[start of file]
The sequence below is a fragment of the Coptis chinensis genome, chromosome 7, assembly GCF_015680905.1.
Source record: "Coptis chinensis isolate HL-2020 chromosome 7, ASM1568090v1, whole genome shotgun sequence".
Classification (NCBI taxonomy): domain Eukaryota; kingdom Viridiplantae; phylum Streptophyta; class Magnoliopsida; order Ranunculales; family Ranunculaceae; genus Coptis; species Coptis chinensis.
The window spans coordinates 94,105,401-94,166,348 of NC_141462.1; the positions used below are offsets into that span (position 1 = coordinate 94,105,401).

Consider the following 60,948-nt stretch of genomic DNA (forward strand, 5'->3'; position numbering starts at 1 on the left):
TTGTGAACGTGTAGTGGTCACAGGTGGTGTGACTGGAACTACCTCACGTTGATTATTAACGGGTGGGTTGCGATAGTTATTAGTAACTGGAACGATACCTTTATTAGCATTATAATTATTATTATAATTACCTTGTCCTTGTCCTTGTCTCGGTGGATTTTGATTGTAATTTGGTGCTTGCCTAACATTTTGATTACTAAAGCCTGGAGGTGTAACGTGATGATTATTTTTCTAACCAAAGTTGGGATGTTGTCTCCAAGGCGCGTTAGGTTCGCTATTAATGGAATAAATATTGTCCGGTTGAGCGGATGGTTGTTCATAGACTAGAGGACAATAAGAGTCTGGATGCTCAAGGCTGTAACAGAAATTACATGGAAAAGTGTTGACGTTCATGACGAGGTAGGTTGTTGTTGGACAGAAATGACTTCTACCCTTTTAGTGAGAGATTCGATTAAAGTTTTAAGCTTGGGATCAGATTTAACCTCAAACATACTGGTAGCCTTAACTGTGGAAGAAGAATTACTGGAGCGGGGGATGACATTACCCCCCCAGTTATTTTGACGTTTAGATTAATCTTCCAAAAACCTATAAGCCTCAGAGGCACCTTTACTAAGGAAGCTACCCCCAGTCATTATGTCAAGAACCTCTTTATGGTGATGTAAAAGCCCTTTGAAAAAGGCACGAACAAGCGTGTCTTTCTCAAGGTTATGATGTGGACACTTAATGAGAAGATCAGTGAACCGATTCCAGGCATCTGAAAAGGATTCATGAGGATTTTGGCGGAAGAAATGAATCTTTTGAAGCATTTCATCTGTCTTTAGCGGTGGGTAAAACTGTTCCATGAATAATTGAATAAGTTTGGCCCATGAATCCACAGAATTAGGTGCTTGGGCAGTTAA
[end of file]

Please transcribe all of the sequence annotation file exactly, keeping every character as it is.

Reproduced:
The sequence below is a fragment of the Coptis chinensis genome, chromosome 7, assembly GCF_015680905.1.
Source record: "Coptis chinensis isolate HL-2020 chromosome 7, ASM1568090v1, whole genome shotgun sequence".
Classification (NCBI taxonomy): domain Eukaryota; kingdom Viridiplantae; phylum Streptophyta; class Magnoliopsida; order Ranunculales; family Ranunculaceae; genus Coptis; species Coptis chinensis.
The window spans coordinates 94,105,401-94,166,348 of NC_141462.1; the positions used below are offsets into that span (position 1 = coordinate 94,105,401).

Consider the following 60,948-nt stretch of genomic DNA (forward strand, 5'->3'; position numbering starts at 1 on the left):
TTGTGAACGTGTAGTGGTCACAGGTGGTGTGACTGGAACTACCTCACGTTGATTATTAACGGGTGGGTTGCGATAGTTATTAGTAACTGGAACGATACCTTTATTAGCATTATAATTATTATTATAATTACCTTGTCCTTGTCCTTGTCTCGGTGGATTTTGATTGTAATTTGGTGCTTGCCTAACATTTTGATTACTAAAGCCTGGAGGTGTAACGTGATGATTATTTTTCTAACCAAAGTTGGGATGTTGTCTCCAAGGCGCGTTAGGTTCGCTATTAATGGAATAAATATTGTCCGGTTGAGCGGATGGTTGTTCATAGACTAGAGGACAATAAGAGTCTGGATGCTCAAGGCTGTAACAGAAATTACATGGAAAAGTGTTGACGTTCATGACGAGGTAGGTTGTTGTTGGACAGAAATGACTTCTACCCTTTTAGTGAGAGATTCGATTAAAGTTTTAAGCTTGGGATCAGATTTAACCTCAAACATACTGGTAGCCTTAACTGTGGAAGAAGAATTACTGGAGCGGGGGATGACATTACCCCCCCAGTTATTTTGACGTTTAGATTAATCTTCCAAAAACCTATAAGCCTCAGAGGCACCTTTACTAAGGAAGCTACCCCCAGTCATTATGTCAAGAACCTCTTTATGGTGATGTAAAAGCCCTTTGAAAAAGGCACGAACAAGCGTGTCTTTCTCAAGGTTATGATGTGGACACTTAATGAGAAGATCAGTGAACCGATTCCAGGCATCTGAAAAGGATTCATGAGGATTTTGGCGGAAGAAATGAATCTTTTGAAGCATTTCATCTGTCTTTAGCGGTGGGTAAAACTGTTCCATGAATAATTGAATAAGTTTGGCCCATGAATCCACAGAATTAGGTGCTTGGGCAGTTAA